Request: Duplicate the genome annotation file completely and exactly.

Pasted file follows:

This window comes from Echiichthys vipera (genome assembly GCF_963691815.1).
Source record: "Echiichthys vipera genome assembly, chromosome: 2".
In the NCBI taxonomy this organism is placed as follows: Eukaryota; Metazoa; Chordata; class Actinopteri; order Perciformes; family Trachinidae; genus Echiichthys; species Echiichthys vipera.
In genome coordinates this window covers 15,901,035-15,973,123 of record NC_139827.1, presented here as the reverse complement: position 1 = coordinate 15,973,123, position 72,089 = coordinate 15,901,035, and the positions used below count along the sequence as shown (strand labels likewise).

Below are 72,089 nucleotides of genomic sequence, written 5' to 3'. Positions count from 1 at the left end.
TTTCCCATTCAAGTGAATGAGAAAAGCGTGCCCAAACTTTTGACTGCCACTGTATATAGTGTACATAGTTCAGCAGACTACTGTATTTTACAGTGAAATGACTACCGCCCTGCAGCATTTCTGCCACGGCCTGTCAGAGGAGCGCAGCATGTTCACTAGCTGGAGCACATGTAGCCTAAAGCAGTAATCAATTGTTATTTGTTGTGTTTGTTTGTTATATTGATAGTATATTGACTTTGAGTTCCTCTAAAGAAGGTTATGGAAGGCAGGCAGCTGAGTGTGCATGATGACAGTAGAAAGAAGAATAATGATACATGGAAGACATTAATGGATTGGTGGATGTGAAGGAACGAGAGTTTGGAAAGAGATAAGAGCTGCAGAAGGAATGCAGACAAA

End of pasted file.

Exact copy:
This window comes from Echiichthys vipera (genome assembly GCF_963691815.1).
Source record: "Echiichthys vipera genome assembly, chromosome: 2".
In the NCBI taxonomy this organism is placed as follows: Eukaryota; Metazoa; Chordata; class Actinopteri; order Perciformes; family Trachinidae; genus Echiichthys; species Echiichthys vipera.
In genome coordinates this window covers 15,901,035-15,973,123 of record NC_139827.1, presented here as the reverse complement: position 1 = coordinate 15,973,123, position 72,089 = coordinate 15,901,035, and the positions used below count along the sequence as shown (strand labels likewise).

Below are 72,089 nucleotides of genomic sequence, written 5' to 3'. Positions count from 1 at the left end.
TTTCCCATTCAAGTGAATGAGAAAAGCGTGCCCAAACTTTTGACTGCCACTGTATATAGTGTACATAGTTCAGCAGACTACTGTATTTTACAGTGAAATGACTACCGCCCTGCAGCATTTCTGCCACGGCCTGTCAGAGGAGCGCAGCATGTTCACTAGCTGGAGCACATGTAGCCTAAAGCAGTAATCAATTGTTATTTGTTGTGTTTGTTTGTTATATTGATAGTATATTGACTTTGAGTTCCTCTAAAGAAGGTTATGGAAGGCAGGCAGCTGAGTGTGCATGATGACAGTAGAAAGAAGAATAATGATACATGGAAGACATTAATGGATTGGTGGATGTGAAGGAACGAGAGTTTGGAAAGAGATAAGAGCTGCAGAAGGAATGCAGACAAA